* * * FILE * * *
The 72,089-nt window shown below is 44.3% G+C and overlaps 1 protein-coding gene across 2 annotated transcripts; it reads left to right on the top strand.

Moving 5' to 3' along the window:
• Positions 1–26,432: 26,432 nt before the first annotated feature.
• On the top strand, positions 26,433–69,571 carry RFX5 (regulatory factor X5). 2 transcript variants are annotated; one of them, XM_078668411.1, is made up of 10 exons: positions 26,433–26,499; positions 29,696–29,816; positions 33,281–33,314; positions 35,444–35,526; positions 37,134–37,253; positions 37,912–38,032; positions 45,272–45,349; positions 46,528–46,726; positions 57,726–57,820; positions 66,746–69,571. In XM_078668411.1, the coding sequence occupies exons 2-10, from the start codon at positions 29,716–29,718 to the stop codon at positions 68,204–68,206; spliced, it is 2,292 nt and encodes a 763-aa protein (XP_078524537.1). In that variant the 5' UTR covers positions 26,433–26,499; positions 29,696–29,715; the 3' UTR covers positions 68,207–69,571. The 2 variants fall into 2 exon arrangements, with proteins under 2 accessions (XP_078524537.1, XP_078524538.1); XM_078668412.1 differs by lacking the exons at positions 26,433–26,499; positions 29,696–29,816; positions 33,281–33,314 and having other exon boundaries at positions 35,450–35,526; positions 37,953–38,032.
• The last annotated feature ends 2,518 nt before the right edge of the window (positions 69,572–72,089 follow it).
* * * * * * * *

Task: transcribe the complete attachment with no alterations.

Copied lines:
The 72,089-nt window shown below is 44.3% G+C and overlaps 1 protein-coding gene across 2 annotated transcripts; it reads left to right on the top strand.

Moving 5' to 3' along the window:
• Positions 1–26,432: 26,432 nt before the first annotated feature.
• On the top strand, positions 26,433–69,571 carry RFX5 (regulatory factor X5). 2 transcript variants are annotated; one of them, XM_078668411.1, is made up of 10 exons: positions 26,433–26,499; positions 29,696–29,816; positions 33,281–33,314; positions 35,444–35,526; positions 37,134–37,253; positions 37,912–38,032; positions 45,272–45,349; positions 46,528–46,726; positions 57,726–57,820; positions 66,746–69,571. In XM_078668411.1, the coding sequence occupies exons 2-10, from the start codon at positions 29,716–29,718 to the stop codon at positions 68,204–68,206; spliced, it is 2,292 nt and encodes a 763-aa protein (XP_078524537.1). In that variant the 5' UTR covers positions 26,433–26,499; positions 29,696–29,715; the 3' UTR covers positions 68,207–69,571. The 2 variants fall into 2 exon arrangements, with proteins under 2 accessions (XP_078524537.1, XP_078524538.1); XM_078668412.1 differs by lacking the exons at positions 26,433–26,499; positions 29,696–29,816; positions 33,281–33,314 and having other exon boundaries at positions 35,450–35,526; positions 37,953–38,032.
• The last annotated feature ends 2,518 nt before the right edge of the window (positions 69,572–72,089 follow it).